G protein-coupled receptors (GPCRs) represent a diverse group of signaling proteins and are involved in a wide variety of physiological processes. Of particular importance to the pharmaceutical industry, GPCRs, for the most part, have proved amenable as drugggable targets. As a result, GPCRs provide the largest group of therapeutic targets, and molecules that target GPCRs constitute a high proportion of pharmaceuticals on the world market.
Current methods employed in GPCR screening programs measure various cellular signaling events. The most widely used include measuring the formation of cyclic adenosine monophosphate (cAMP), inositol triphosphate (IP3), and intracellular Ca2+ mobilization. As a general rule, cAMP measurement provides useful data when screening receptors known to couple to Gi/o or Gs, whereas Ca2+ mobilization or IP3 formation assays are most useful for measuring activation of Gq/11-coupled receptors
More recently, the potential for using the phosphorylation of p42/44 extracellular signal-regulated kinase (ERK 1/2) as a measure of GPCR activation has become clear (Figure 1). A growing volume of evidence has shown that the signaling pathways activated by the stimulation of a wide variety of GPCRs converge at ERK 1/2 despite coupling to different G protein subclasses. In a screening context, this convergence at ERK 1/2 offers a broad spectrum GPCR functional screen.
SureFire Cellular Assay
TGR BioSciences (www.tgr-biosciences.com.au) recently developed the SureFire cellular ERK 1/2 assay. This assay is capable of detecting phosphorylation of ERK 1/2 in a cell-based format and allows the detection of not only Gq/11-coupled receptor activation but also many of the more difficult to detect Gi/o-coupled receptors and even some Gs-coupled receptors.
The naturally high intracellular concentration of ERK 1/2 means that no transfections, dye loading, or pre-stimulations are required to perform the assay. This, in turn, permits the generation of cell-based assay data that has a high degree of physiological relevance and allows measurement of ERK 1/2 activation in cells by endogenous receptors, including primary cells.
Because the assay is homogeneous and amenable to automation, the SureFire cellular ERK 1/2 assay can be used not only in lab-scale experiments but also in high-throughput screens performed by the pharmaceutical industry.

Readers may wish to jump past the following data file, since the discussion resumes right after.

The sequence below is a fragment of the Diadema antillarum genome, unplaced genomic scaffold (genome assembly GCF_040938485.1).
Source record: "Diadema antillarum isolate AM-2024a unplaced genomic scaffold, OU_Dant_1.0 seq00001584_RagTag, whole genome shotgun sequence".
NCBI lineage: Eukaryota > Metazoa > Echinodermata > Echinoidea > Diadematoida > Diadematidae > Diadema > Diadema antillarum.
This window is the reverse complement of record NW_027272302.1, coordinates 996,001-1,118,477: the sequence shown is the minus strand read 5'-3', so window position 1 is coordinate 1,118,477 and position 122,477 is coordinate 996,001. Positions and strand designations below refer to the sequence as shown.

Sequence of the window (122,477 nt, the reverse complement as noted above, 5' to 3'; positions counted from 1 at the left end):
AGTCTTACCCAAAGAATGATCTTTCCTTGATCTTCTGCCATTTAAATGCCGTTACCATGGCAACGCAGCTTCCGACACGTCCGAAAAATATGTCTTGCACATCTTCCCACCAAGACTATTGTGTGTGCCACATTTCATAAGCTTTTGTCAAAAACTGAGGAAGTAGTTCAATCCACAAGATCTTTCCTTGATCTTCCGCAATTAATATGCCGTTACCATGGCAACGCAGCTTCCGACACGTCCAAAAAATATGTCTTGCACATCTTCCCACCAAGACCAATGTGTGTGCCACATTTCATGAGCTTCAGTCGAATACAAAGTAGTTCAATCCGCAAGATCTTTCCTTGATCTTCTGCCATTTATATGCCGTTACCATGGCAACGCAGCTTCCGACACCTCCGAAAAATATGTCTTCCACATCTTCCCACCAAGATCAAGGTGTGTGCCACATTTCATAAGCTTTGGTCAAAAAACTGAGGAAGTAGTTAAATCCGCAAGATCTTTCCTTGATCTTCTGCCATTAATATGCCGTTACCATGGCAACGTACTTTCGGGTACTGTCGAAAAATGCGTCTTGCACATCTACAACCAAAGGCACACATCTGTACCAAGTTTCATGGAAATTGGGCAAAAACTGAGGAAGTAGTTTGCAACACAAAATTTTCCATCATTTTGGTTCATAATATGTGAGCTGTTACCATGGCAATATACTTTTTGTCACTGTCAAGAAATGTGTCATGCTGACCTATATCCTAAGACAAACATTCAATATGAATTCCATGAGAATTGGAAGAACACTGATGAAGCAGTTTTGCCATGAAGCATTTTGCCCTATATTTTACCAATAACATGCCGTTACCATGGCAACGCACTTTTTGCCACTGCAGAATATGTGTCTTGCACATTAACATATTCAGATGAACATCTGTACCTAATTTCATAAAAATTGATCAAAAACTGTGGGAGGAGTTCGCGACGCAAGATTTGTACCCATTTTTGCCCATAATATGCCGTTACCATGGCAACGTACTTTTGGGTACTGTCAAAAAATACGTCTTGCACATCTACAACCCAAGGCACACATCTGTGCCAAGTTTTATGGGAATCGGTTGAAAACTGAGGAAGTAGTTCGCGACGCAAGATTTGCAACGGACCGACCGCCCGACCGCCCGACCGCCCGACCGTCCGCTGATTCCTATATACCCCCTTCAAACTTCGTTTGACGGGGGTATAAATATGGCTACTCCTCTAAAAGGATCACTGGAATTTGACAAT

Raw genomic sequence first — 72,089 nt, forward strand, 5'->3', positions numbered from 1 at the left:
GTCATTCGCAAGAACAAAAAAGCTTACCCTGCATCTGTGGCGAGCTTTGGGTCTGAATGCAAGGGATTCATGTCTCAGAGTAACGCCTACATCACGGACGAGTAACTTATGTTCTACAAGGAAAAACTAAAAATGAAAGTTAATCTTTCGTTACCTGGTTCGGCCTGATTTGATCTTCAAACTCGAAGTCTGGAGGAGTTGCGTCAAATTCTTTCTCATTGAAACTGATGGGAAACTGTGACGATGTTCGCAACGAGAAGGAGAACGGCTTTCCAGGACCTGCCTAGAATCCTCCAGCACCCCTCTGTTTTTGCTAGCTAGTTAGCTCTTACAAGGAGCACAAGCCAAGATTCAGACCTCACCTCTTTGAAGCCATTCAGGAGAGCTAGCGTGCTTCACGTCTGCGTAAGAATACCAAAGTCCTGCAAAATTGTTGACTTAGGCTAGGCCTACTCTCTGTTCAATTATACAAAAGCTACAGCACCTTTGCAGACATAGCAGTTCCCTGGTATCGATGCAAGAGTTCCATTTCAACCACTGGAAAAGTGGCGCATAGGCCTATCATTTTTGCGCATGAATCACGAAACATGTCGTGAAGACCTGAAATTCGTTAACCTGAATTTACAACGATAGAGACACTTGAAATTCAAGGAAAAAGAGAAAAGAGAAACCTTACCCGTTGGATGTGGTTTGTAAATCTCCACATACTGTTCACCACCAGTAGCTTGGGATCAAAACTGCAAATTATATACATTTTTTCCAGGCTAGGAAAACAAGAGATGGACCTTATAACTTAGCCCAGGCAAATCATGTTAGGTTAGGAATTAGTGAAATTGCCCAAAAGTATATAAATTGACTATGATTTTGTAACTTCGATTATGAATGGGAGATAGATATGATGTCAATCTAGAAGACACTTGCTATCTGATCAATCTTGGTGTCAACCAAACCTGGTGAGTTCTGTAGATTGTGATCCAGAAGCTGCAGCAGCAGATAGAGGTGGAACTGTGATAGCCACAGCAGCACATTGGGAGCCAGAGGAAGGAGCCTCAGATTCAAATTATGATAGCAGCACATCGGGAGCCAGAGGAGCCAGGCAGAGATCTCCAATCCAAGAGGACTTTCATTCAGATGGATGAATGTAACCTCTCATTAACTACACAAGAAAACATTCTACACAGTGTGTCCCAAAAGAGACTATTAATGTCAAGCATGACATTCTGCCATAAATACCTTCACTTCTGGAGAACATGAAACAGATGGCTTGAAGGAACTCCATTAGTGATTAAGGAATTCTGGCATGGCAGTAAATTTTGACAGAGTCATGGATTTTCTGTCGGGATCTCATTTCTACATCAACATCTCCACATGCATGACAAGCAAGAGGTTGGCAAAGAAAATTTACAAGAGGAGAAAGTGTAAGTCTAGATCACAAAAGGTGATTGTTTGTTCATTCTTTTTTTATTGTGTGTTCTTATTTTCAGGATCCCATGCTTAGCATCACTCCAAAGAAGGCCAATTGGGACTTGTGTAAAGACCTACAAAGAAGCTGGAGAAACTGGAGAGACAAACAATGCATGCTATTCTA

The SureFire cellular ERK 1/2 assay can be performed on cells grown in either 96-, 384-, or 1536-well microtitre plates. Generally, cultured cells are stimulated with the appropriate agonist for an optimal time, usually 515 minutes, and lysed with SureFire Lysis buffer.
For inhibition experiments, a similar protocol is followed, but the cells are pre-incubated with the inhibitor prior to stimulation. To determine the extent of ERK 1/2 phosphorylation, the lysed samples are simply activated' with SureFire Activation buffer and incubated with SureFire Reaction buffer containing AlphaScreen beads (PerkinElmer) for two hours, at room temperature.
The signal in the wells can then be measured using a plate reader, capable of AlphaScreen measurements (Figure 2). There are no washing steps required and a minimum of liquid handling, affording easy automation and reduced handling errors.
Optimizing Phosphorylated ERK 1/2 Signal
Several factors can affect the level of ERK 1/2 phosphorylation within cells. In most cases, problems caused by low-signals, high-backgrounds, or signal variability can be remedied by simple optimization of cell culture procedures. Low-background levels of phosphorylated ERK 1/2 are crucial to achieving a good, uniform response in cells and high-signal background windows.
In our laboratories we have found several approaches to achieve low-backgrounds. Confluent monolayers of cells can promote contact inhibition with consequent reduction in background levels of ERK 1/2 phosphorylation. Removal of serum prior to assaying by cell starvation can lower background levels, but serum removal is not mandatory if the cells are grown for a few days and are confluent.